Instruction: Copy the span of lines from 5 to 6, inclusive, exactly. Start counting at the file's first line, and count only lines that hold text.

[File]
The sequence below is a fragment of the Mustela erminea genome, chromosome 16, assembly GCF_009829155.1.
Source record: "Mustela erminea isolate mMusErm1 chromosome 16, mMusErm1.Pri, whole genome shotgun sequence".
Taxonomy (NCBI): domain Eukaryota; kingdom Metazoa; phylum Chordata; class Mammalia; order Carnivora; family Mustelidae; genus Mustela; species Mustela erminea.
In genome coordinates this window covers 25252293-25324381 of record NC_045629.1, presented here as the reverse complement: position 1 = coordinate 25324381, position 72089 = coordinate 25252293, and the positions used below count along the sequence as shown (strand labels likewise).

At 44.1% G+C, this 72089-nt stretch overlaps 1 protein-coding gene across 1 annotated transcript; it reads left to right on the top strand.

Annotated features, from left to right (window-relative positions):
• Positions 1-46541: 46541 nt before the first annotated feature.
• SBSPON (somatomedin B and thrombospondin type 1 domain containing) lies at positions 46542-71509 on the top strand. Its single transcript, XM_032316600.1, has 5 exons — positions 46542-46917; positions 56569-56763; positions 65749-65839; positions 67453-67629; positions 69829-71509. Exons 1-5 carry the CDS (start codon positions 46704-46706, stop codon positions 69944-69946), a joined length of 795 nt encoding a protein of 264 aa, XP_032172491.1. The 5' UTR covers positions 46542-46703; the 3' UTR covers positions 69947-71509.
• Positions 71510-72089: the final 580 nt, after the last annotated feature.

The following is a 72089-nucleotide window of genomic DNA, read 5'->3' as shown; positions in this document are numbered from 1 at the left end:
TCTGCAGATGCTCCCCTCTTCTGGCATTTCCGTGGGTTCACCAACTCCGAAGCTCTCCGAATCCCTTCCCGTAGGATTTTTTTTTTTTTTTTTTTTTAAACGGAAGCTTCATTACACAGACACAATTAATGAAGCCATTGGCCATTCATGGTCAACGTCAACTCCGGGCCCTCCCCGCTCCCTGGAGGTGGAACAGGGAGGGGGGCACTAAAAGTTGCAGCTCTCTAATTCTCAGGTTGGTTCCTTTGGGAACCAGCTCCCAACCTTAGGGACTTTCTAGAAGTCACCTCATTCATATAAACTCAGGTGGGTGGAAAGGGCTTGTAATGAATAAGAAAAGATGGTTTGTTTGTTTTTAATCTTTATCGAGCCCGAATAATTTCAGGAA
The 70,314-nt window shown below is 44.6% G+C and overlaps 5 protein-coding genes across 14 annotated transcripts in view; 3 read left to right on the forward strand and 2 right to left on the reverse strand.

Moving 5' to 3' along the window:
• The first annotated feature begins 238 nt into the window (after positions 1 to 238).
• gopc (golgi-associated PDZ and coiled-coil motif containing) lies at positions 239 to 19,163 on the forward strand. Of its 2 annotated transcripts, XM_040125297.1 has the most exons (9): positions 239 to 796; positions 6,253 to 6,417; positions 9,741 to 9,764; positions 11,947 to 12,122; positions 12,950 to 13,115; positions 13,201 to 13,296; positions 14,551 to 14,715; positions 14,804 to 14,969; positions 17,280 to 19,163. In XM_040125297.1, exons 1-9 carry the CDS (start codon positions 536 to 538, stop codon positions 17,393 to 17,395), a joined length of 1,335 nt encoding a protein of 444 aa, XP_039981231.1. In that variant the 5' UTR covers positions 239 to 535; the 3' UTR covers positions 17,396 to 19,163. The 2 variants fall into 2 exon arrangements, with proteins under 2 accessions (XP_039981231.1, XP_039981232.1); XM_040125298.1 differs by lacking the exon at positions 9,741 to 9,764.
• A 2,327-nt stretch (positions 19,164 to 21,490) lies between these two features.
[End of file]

At 44.1% G+C, this 72089-nt stretch overlaps 1 protein-coding gene across 1 annotated transcript; it reads left to right on the top strand.

Annotated features, from left to right (window-relative positions):